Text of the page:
L.A. Archbishop Reads Letters of Children of Illegal Aliens to Promote Amnesty
Archbishop José Gomez of Los Angeles read aloud the letters of children of illegal aliens that were addressed to Pope Francis and collected by a coalition of groups seeking rights for illegal immigrants. Gomez said he hoped the letters would challenge the consciences of Americans.
As a Catholic News Agency report in the National Catholic Register indicated on January 17th, Gomez discussed what the report said were “heartfelt letters to Pope Francis seeking his help and his prayers for their parents who have been deported or arrested.”
“They know that Pope Francis himself is the son of an immigrant. They know that he has the heart to understand what they are going through,” Gomez said. He added that reading the children’s letters “makes my heart ache.”
“They are so beautiful and so sad,” he told the civic group Town Hall Los Angeles.
A letter from Karla, a 15-year old girl born in Los Angeles, told Pope Francis she has a “very religious” family. Both her parents and her two older siblings are immigrants from Mexico.
“My mom is slowly going blind, and my dad has a heart problem. My sister is in a wheelchair, and she needs medical help, but they can’t get the medical help they need because they don’t have their legal documents,” she said.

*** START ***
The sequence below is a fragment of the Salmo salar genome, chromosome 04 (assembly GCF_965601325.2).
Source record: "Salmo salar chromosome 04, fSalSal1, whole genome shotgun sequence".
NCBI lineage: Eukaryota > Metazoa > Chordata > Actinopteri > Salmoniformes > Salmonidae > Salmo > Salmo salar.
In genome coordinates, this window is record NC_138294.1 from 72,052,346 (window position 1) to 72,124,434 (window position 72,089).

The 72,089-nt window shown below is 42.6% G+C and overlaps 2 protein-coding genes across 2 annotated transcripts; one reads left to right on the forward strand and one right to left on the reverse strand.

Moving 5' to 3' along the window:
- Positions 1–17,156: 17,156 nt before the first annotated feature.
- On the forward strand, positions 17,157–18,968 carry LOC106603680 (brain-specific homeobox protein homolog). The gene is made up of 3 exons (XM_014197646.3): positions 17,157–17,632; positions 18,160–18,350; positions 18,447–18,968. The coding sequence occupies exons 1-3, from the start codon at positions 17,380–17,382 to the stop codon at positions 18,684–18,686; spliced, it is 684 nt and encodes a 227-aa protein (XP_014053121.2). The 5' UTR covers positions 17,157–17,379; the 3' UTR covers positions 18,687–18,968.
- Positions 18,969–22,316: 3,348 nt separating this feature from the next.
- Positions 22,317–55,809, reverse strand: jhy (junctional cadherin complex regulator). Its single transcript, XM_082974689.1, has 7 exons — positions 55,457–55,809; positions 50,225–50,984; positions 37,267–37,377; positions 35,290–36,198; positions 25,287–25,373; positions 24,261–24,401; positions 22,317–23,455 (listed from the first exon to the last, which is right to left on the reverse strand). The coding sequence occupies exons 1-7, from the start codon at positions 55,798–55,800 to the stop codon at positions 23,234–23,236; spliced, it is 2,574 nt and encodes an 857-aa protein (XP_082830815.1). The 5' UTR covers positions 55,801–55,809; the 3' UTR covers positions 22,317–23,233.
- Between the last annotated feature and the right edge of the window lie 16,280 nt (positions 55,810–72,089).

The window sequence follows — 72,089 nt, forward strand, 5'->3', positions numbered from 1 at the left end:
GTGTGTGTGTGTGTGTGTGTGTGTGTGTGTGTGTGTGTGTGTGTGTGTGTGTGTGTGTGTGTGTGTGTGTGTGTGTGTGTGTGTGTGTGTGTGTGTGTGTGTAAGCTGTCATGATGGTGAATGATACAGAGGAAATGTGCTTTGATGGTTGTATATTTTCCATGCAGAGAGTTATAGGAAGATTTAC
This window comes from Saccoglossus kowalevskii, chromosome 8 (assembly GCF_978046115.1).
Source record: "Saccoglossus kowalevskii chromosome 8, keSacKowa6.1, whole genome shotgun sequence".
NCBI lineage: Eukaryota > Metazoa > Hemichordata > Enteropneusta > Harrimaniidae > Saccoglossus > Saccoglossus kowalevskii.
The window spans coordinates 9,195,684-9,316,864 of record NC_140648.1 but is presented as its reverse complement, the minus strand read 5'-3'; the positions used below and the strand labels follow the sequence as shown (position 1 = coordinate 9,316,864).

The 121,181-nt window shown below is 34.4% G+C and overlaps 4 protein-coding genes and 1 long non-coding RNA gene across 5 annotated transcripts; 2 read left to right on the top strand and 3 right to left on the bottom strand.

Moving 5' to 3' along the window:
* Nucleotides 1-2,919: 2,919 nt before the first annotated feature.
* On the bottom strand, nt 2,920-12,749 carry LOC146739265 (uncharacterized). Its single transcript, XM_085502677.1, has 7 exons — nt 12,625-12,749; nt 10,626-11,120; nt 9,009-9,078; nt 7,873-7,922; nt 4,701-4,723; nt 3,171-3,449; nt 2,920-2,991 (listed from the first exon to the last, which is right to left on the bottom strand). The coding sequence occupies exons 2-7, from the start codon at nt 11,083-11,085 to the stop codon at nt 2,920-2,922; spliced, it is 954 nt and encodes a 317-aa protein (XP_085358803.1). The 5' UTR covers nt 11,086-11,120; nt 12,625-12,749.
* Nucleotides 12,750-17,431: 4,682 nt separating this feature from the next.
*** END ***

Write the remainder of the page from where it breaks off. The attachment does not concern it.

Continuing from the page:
“I know there are more people with the same or even worse situation. Some kids even younger than me have been separated from their parents and family,” Karla added. “I ask you to keep me and my family in your prayers.”
Karla also asked the Pope to pray for President Barack Obama, “so he can stop all deportation.”
Another young girl, Guadalupe, asked for the Pope’s help “to stop deporting families and separating families, because it’s sad to see kids be separated from their parents and the kids ending up as orphans.”
“I hope you can help us with this fight. You are our hope for all the families getting separated,” the girl told Pope Francis. She said she knew how it feels to be separated from her father, who died in October 2013.
Breitbart News spoke with Martha Ugarte, a spokesperson for the coalition of immigration rights groups.
“We are a coalition of different organizations over the years that have been trying to get immigration reform in the spotlight,” she told Breitbart News. “We work with churches for marches and immigration rights, but we’re not directly associated with the Church.”
Ugarte said the children wrote the letters as part of an activity in which “the coalition asked them if they would like to express their feelings in the letters.”
“The coalition is in contact with the parents of these children,” Ugarte said. “These kids are American citizens. They can speak up but their parents cannot. The kids sometimes don’t know if their parents are going to be deported.”
“Many of the immigrants feel the new pope has brought new hope,” she continued. “He is taking on all the hard issues and we’d like him to take on immigration reform in the United States.”
Ugarte said her coalition has had the children write letters to the pope in the past, as well as to President Obama and Santa Claus.
The children’s letters were collected by the coalition and brought to the Cathedral of Our Lady of the Angels in Los Angeles.
Gomez said he would forward the letters to Pope Francis.
“My friends, this is what immigration is doing to the soul of our country,” Gomez said. “How we respond to these children is a challenge to our conscience — and it will be a measure of our humanity.”